Martin: Group Coaching requires the coach to blend some facilitation skills with sequential coaching: The team members share an overall objective but each has a different challenge and hence will have something different on their mind: "We know we have to improve divisional performance but it's a challenge to see just how." The overall goal is overshadowed by the goal of each individual: "What's important to me is that I achieve x by z". Each person must, therefore, be allowed to establish their own session goal as part of the event. This requires some creativity from the coach to have team members working in smaller groups or pairs; sharing resources, information, needs and desires; then perhaps reporting back on behalf of each other: "This will have been successful for my colleague when she has a plan to address issues A and B." Typically a coach will then pull together themes and subject headings from what's been said to stimulate possible actions for evaluation. Inevitably individuals commit to actions relevant to their own situation and the achievement of their own goal. Collectively the team improves performance by each member of the group performing better.

Notion: So how do people ensure that they are getting Team Coaching right?
Martin: It’s important to recognise that Team Coaching is different from Group Coaching. They are different and it does matter what they are called. Being effective at coaching one-to-many starts with recognising these distinctions and this is one of the challenges of being a great all-round coach.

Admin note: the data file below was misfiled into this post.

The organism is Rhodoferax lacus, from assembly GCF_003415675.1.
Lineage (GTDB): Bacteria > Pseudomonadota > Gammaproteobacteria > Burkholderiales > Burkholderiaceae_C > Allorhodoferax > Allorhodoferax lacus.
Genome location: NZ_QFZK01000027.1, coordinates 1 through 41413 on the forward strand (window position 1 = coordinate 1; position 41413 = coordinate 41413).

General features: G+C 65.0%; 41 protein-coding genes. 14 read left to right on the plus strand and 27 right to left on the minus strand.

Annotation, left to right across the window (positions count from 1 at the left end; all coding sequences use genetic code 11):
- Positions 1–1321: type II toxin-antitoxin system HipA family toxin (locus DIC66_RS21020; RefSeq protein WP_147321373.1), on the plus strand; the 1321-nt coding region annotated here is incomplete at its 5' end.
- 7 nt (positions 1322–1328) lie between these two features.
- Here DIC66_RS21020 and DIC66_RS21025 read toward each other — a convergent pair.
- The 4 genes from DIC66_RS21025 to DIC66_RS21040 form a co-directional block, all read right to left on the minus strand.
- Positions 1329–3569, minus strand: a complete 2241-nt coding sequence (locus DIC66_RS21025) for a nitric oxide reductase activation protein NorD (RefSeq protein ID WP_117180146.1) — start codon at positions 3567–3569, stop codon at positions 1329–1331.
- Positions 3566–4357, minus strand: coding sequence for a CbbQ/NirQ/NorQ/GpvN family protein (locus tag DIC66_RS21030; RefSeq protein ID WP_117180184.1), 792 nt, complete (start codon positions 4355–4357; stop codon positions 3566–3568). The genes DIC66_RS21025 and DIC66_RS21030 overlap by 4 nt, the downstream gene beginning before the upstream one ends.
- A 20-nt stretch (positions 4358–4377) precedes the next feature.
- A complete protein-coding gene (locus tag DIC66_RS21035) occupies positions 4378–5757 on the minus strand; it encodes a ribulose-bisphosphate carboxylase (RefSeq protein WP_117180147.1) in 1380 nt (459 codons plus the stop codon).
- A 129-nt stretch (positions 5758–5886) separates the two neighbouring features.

Notion: Thank you so much, Martin, for shedding light on what might be getting in the way of organisations taking full advantage of team coaching for commercial success. For anyone who would like to find out more about Team Coaching, please join our upcoming free webinar called ‘Coaching the Team’. Click here for more details.

Notion is a global expert in behaviour change and coaching. To register for our ‘Coaching the Team’ webinar please click here or to find out about how our expert coaches can help coach teams in your organisation click here. Alternatively, for more information call us for an informal chat on +44 (0)1926 889 885.

Click here to register for the webinar


Be the first to comment.

Related Content